Based on Fredrick Backman's 2012 best-selling book of the same name, this Swedish hit comedy-drama introduces us to Ove, an elderly man who feels like his life is over. After losing his wife, the short-fused retiree spends his days grumpily enforcing block association rules in his neighborhood. He is your typical unhappy, old neighbor, somebody you would try to avoid. One new family does not give up and befriends Ove, played by an impeccable Rolf Lassgård, despite his best intentions to put them off. As the plot unfolds, however, you learn more about the story behind the man, and, in classic walk-a-mile-in-his-shoes fashion, start to find him rather loveable. After all, nobody is born grumpy and cynical. Naturally, this is a sweet and sentimental film. But an amazing lead performance and a charming, darkly funny script rescue it from drifting too far off the shore. The result is a wholesome, fun, and thoughtful dramedy with a beautiful message.
The original Swedish mystery thriller that was later remade by David Fincher. It's the same story of a wealthy man hiring a journalist and scrappy hacker to solver a murder, but told better. This version is slower, has more attention to detail and pace. In casting, authenticity triumphs over good looks. In staging, aesthetics are given as much importance as thrills. And in the story, intelligence wins over plot. This gives the main character of Lisbeth Salander (played by Noomi Rapace) better space to deploy her full mysticism and enigmatic nature. Danish director Niels Arden Oplev masterfully brings everything together to make for a movie that will forever be remembered.

Nebraska is a poem distilled into a film. Peter Travers from Rolling Stone says "is it a comedy or a drama? Both at the same time, as life itself." Everything about it is perfect: the acting, the photography, the story. In case that's not enough and you need to know the plot to get convinced, I'll tell you that it's a road movie about a senile old man and his son. If you still want more information, you can Google it, but come on! You'll just be wasting time that would be better spent on watching this masterpiece.

Georgian dance has cut-throat competition: the art form is dying even within Gerogia, and to make it, dancers compete to join the one duo that represents the country. The chance finally comes and the spot opens up, igniting the hopes of performers from around the country. Mervan is one of them, a young dancer from a poor background who takes food from his restaurant job to feed his family. His main competition is a newcomer, Irakli, who also comes from a difficult background and hopes to secure the spot to provide for his ill father.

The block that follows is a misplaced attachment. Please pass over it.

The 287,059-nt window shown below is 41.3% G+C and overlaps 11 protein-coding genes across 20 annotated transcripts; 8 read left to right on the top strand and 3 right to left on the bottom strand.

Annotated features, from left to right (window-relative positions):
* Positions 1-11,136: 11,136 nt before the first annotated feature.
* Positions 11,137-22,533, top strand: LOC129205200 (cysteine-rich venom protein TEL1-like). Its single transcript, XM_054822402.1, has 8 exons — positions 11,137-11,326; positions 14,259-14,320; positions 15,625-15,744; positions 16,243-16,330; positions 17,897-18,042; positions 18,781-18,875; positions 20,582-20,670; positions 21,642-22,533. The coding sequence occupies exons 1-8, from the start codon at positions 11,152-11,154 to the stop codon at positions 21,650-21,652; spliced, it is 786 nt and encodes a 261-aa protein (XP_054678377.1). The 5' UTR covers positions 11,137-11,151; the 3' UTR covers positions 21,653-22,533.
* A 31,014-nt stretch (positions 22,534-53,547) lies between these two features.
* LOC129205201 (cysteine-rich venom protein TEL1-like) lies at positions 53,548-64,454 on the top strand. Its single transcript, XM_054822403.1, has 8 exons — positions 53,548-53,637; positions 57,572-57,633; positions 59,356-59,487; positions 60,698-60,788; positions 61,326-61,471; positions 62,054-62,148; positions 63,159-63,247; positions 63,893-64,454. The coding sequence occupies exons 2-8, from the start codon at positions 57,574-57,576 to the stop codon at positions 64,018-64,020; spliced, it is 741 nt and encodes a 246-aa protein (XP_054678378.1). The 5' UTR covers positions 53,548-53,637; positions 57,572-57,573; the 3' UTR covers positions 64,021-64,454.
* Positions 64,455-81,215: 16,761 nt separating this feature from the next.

When their lives hang on them competing against one another, Mervan and Irakli fall for each other.

And Then We Danced is full of incredible dance sequences that add to the beauty of the romance at its center; but it's also a heartbreaking exploration of unfulfilled ambition.

Celebrated Iranian director Asghar Farhadi’s latest movie is about Rahim, a man who is in jail because he was unable to repay a debt. He gets a temporary release from prison, and with a big smile on his face, he leaves his confinement with a plan not to come back.

His secret girlfriend hands him a pack of gold coins, which they plan to sell to repay the creditor. But, as is custom with Farhadi’s movies, the center of the story is a moral dilemma that comes from one of the characters trying to be a good person. The gold coins are not Rahim’s or his girlfriend’s, but it's life-changing for both of them. 

Selected as Iran's official submission to the Oscars. 

This is one of those reviews where it’s probably enough to say: watch the pilot. There is no better proof of how good Modern Love is than its first episode. The show is based on true stories that were shared in The New York Times column by the same name. That first episode is about the relationship between a doorman and a New Yorker. But, plot twist, Modern Love isn’t just about romantic relationships. It’s also about friendships, family links, and all displays of love and affection. The second episode is with Dev Patel and Catherine Keener, which I found to be also excellent. There are other ones with Tina Fey, Anne Hathaway, and many other big names, but the first two episodes are still my favorites. The power of Modern Love is in the riveting true stories it tells. It might as well have been called “you can’t make this stuff up.”